Cricket in Rajasthan

IN days gone by tourists coming to India were promised a lot of sun and a lot of sand. The same two ingredients are also a part of cricket in Rajasthan, both are present in plenty. When Jodhpur (a magnificent city known for its majestic Mehrangarh fort, splendid Ummaid Bhawan Palace and exquisite jootis) hosted a one-dayer the sun was out in full glory. But sand, projected so vividly in film sequences, was some distance away in Sam and Jaisalmer.

For a while, as happens in new centres, cricket conquered Jodhpur, the fever so intense civil authorities debated hard about declaring a public holiday for the match. They, mercifully, decided against it but the city came to a standstill anyway, nothing mattered besides cricket and everyone tried to get into the stadium. With tickets more scarce than water in drought-hit Marwar there was, obviously, unprecedented illegal trading in this precious commodity and satta too received a boost. All this of course worried the police, already under severe pressure to ensure the match passes off peacefully.

To achieve this, they left, what is called, no stone unturned. The scale of bandobast was staggering: The Barkatullah Stadium was protected by 2500 policemen/the STF/armed police and a crack commando team, the entire arrangement supervised by senior officers who camped in the city for several days. Not willing to take any risk, police was deployed at rail stations and bus depots; hotels/dharamshalas were searched and roads leading to the venue blocked at 4 in the morning!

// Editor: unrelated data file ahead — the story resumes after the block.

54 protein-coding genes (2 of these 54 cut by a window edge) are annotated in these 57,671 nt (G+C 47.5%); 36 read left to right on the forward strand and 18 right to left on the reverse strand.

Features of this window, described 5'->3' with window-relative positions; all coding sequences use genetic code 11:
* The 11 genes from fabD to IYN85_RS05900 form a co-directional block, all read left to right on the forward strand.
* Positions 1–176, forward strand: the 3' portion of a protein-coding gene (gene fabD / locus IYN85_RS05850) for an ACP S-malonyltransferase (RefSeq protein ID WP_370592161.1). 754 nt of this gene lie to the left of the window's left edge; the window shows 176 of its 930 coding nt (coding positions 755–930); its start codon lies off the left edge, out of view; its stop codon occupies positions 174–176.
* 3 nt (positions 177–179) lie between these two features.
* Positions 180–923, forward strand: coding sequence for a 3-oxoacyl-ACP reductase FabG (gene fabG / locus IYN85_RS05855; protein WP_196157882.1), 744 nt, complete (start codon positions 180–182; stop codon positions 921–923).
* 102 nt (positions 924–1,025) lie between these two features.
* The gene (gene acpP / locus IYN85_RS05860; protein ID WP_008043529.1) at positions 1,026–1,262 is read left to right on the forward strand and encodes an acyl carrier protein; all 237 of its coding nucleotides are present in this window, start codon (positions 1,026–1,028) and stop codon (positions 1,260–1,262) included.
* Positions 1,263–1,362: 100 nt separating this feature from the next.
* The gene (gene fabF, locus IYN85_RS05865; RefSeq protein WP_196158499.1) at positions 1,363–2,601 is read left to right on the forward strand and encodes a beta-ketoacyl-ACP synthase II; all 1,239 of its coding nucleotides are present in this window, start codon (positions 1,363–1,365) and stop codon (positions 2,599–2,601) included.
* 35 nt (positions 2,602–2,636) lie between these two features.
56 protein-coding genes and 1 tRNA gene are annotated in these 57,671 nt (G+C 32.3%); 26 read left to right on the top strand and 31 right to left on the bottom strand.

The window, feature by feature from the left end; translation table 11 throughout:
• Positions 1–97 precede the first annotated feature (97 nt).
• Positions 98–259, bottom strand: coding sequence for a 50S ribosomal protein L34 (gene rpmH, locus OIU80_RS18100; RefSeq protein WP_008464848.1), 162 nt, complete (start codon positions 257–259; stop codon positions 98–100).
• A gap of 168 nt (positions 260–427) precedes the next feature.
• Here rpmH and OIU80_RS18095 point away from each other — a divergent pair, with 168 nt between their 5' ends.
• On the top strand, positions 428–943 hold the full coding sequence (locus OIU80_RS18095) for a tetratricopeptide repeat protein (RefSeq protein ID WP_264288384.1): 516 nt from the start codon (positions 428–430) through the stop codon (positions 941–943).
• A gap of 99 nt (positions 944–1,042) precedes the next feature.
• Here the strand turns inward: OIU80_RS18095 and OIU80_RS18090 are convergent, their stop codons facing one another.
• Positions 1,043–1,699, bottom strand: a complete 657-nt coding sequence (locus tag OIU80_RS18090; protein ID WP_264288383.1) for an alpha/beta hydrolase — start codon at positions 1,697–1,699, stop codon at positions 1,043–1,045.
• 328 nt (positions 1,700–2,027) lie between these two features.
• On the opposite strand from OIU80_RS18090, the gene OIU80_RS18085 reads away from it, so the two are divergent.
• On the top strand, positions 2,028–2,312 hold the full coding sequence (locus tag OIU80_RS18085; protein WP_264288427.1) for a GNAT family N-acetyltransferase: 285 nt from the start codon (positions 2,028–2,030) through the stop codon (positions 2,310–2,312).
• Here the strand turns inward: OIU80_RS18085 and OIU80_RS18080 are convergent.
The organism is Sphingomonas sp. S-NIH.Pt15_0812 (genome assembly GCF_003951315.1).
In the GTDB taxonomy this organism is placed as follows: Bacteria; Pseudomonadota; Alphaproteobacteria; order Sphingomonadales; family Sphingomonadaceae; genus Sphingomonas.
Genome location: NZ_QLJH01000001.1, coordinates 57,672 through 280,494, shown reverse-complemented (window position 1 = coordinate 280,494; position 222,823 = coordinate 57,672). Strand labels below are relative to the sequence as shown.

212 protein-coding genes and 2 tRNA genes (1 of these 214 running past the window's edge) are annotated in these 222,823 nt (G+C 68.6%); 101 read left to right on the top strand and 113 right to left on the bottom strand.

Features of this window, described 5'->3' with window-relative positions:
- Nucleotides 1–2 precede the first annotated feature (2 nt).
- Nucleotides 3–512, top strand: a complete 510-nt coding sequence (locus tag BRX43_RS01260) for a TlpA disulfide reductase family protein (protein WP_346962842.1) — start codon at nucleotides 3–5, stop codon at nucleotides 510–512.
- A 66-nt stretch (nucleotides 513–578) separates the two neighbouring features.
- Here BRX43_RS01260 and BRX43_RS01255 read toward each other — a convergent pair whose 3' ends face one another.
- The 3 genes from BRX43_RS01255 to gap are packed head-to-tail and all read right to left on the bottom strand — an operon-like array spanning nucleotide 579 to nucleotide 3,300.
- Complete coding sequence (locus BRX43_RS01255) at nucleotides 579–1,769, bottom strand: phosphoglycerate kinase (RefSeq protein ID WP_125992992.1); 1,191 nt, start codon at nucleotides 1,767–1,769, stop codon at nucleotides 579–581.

It seemed, though only to the trained eye, that the police and district administration was running the game. The Jodhpur Cricket Association stood helplessly aside, after abdicating its responsibility they did what was asked for and quietly paid the bills, even writing a Rs. 5-lakh cheque for hiring the ground. This money came from the gate collection, an impressive figure in excess of Rs. 50-lakhs which could have been more had the high denomination tickets sold out. But while Jodhpur hosted the game (and met all cost, including the Rs. 20-lakh guarantee to the BCCI) the RCA made big bucks because it retained the Rs. 60 lakhs revenue from in-stadia advertising.

The game, unfortunately, was boring and disappointing, an anti-climax after the run-feast in previous games. The pitch was slow, the ball deadened after landing, but Kartik flighted the ball in an era when spinners bowl like medium pacers. Agarkar too flourished, MOTM here after being banished from the team only a few days back.

Like Jodhpur, Jaipur has a fair amount of sun, sand and cricket, but when Railways played Rajasthan in Ranji the match appeared somewhat bizarre. This was an Elite group contest (with 15 teams, though SMG recommended only 10) with many promising players on view but what did one see?

Erected around Mansarovar Stadium, located in the middle of a housing colony, were shamianas for the teams, as must have been the practice when C. K. Nayudu/Vijay Merchant and Hazare played. The ground wore a sleepy look - spectators were absent, there was no seating, no chairs, no banners, no nothing. This could well have been an insignificant Vijay Club vs Bright Star match in a local 'C' division league which nobody bothers about.